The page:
People usually play video games for fun. They want to experience joy, excitement, or any number of other mostly positive emotions. They maybe want to escape their everyday lives and go somewhere new, or be someone else. Depression Quest therefore seems like a bit of an anomaly. It isn’t fun in any sense of the word, but it needs to be played. It does not allow you to escape reality, but instead forces you to accept it, and come up with a new understanding of yourself and the people around you.
This is the game you wish you had in high school when you felt that nobody understood your pain. Maybe it’s the game you wish you had right now. If you know somebody who seems down, or if you are that person, Depression Quest is something to be played.
However, it really isn’t technically a videogame. It’s a piece of interactive fiction, depicting the life of an average twenty-something struggling with depression. The game has about 40,000 words and over 150 encounters that you can experience by deciding how your character deals with certain events in his life.
You start off the same each time. You are Alex. You have an unbearable job, no close connections besides your girlfriend, and a project that you have been trying to work on, but have not found the motivation. You’re feeling down about yourself, but you have to decide what to do about it. You are given certain choices to start off the game, and this is what can determine the level of your depression. These choices can either alleviate your depression, or exacerbate it. You are alerted of this by a message at the bottom that reminds you of how depressed you are after each event, whether or not you are seeing a therapist, and how your medication is working if you are on any.
I played through Depression Quest twice. I played once through deliberately choosing what I felt were the choices that would give me the best outcome. The second time was the real run, wherein I made choices based on my own experiences with depression. I delved into my memories and brought out the worst in me and applied it to the character. The results were unsettling and terrifying.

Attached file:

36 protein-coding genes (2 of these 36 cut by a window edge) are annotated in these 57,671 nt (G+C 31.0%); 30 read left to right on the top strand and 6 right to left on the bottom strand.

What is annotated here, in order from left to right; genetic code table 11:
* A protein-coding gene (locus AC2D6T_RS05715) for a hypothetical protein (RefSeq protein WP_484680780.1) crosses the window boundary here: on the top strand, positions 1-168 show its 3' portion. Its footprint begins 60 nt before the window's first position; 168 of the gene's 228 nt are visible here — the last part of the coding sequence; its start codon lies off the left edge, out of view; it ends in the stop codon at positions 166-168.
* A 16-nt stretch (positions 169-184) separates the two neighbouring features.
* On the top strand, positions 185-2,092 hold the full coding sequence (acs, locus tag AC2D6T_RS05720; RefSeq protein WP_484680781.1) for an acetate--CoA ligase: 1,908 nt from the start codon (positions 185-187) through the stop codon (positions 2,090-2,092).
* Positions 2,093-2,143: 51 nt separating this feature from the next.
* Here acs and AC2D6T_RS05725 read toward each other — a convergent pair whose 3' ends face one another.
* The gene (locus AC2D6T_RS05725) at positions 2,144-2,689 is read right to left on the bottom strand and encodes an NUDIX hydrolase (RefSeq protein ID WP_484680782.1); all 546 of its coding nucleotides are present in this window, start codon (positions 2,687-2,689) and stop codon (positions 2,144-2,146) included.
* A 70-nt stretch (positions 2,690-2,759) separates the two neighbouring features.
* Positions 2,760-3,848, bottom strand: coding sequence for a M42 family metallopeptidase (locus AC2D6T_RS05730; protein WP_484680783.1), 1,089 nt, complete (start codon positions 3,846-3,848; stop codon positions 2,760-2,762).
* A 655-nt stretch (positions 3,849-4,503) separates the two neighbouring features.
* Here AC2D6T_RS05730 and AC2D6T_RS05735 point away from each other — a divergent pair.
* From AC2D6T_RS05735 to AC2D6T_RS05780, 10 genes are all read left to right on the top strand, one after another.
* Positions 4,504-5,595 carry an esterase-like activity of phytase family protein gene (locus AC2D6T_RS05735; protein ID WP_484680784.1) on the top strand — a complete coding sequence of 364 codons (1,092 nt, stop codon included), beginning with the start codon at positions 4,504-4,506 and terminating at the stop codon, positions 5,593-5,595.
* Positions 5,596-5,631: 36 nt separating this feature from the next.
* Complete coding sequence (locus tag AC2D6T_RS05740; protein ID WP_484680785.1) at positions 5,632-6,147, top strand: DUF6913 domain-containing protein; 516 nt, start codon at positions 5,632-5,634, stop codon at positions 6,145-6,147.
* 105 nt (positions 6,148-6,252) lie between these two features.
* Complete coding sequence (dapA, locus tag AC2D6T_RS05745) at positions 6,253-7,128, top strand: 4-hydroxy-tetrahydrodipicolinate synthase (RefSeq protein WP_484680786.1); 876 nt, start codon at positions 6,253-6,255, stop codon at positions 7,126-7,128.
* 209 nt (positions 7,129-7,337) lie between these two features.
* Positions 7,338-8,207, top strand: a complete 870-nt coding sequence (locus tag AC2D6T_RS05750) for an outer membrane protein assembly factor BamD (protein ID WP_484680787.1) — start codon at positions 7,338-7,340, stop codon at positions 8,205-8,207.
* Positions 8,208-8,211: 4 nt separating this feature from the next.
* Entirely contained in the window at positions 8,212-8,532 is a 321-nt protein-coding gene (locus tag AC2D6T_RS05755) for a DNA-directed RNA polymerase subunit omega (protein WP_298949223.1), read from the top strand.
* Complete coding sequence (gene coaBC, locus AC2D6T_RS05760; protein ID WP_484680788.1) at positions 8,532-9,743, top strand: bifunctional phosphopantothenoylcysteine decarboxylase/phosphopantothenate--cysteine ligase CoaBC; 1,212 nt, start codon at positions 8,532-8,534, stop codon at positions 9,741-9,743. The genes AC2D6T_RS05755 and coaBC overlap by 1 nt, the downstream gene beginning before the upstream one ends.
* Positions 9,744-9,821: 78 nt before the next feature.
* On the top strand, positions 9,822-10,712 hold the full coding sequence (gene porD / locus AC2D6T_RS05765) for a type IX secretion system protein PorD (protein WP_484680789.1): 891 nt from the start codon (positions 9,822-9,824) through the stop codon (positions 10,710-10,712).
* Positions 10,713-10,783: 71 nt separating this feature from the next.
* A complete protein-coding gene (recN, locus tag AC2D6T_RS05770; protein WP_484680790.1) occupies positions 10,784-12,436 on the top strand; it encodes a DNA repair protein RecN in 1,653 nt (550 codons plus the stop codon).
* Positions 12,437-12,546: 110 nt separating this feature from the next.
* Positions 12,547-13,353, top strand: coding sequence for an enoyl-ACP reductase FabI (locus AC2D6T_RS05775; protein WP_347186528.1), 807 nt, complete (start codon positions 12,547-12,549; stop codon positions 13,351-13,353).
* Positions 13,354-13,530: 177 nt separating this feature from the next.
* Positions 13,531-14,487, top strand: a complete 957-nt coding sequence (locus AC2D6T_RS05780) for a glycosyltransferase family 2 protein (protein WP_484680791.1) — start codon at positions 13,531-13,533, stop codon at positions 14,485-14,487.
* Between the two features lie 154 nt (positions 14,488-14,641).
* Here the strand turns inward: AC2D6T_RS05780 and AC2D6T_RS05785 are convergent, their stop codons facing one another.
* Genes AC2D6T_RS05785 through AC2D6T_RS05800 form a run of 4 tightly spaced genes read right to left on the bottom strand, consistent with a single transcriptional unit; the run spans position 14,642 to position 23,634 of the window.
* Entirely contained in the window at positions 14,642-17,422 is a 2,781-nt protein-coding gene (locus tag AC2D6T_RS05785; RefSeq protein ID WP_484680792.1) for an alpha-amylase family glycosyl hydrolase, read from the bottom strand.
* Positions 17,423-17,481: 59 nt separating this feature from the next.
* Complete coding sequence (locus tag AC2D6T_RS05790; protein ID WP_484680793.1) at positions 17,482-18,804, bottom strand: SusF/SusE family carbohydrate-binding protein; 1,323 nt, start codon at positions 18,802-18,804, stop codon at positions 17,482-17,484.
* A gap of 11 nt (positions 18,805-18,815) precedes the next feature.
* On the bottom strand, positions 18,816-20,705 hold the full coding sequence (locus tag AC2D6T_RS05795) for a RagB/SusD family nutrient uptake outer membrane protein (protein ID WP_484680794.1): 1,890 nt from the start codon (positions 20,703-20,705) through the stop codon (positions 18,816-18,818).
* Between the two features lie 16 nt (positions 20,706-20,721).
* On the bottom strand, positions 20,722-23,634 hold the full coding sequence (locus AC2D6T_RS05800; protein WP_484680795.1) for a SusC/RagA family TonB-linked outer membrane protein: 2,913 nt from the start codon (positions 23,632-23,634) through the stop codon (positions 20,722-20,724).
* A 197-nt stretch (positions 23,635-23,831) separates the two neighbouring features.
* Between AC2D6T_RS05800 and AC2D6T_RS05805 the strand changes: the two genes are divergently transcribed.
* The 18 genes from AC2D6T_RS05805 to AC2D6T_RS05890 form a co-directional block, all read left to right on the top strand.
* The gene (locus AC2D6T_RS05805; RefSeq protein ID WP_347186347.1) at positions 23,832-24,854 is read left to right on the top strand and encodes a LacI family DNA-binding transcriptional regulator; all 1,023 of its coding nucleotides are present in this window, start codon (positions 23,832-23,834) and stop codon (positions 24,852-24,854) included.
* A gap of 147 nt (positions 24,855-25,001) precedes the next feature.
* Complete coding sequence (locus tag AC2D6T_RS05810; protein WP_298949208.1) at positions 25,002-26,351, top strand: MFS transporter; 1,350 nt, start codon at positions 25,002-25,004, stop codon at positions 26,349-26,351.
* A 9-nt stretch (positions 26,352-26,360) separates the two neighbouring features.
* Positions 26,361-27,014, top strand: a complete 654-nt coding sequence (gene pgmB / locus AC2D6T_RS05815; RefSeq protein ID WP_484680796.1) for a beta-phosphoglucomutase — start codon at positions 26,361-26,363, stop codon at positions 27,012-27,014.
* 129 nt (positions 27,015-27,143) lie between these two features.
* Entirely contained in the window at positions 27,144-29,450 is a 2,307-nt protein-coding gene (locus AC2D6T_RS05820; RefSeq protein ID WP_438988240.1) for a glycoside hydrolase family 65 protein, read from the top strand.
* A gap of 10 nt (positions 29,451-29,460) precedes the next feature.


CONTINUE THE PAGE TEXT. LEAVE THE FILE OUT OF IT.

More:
This is because over time you begin to realize that it is less about the choices you make and more about the choices you don’t make. You can choose to watch television instead of working on your project, but in the end you are not being productive, and that is going to apply to your overall mood.
However, this also applies to the choices you are ultimately allowed to make. The more depressed you are, the less choices that are available. Players will notice options crossed out in red at the bottom, and as the motivation of your character lessens, the more disturbed you feel as a player. You don’t want to choose the option that isolates your character from the rest of the world, but after a while, you are forced to do it because in reality, that’s how depression works. Playing through it twice definitely gave me more of a sinking feeling, especially knowing that there were so many more options closed off to me as a player because of my depression. The personal experience associated with my second play-through also led itself to a deeper understanding of mental illness as a whole despite the fact that it was associated with despair.
More than anything, though, this piece of fiction is about spreading awareness through a hyper-realistic depiction of what depression feels like. Your character’s journey does not end by the time the epilogue appears, and neither does the player’s. Players not familiar with the disease first hand are encouraged to learn more, and those that are unfortunate enough to have experienced it can gain strength knowing that there is hope for them as well. All players are encouraged to donate to the International Foundation for Research and Education on Depression (iFred), which seeks to spread awareness and research treatments.
Depression Quest should be experienced directly and individually. Words can’t really relate the true power of the game because everybody’s life experience is different. The game takes the variety of human experience into account with the drafting of certain situations and events, and in a way that’s its most interesting aspect. Depression Quest unites the human condition through a series of familiar scenarios, making you feel sympathy for this unknown character and the large group he represents.
Depression Quest is special because it treats the issue with the seriousness it deserves while also injecting a sense of community. It may not be fun, but living out a moment of time with depression can not only help you understand the disease, but also connect you with those that have experienced it to some degree. So in a way it is escapism, even if you’re just escaping back into reality.
Depression Quest was designed by Zoe Quinn, Patrick Lindsey and Isaac Schankler. It is available for the PC, Mac and Linux.
Carli Velocci is a freelance journalist in Boston, Massachusetts. She has written for DigBoston, Gameranx, and isn’t afraid of anything. You can find her on Twitter @revierypone.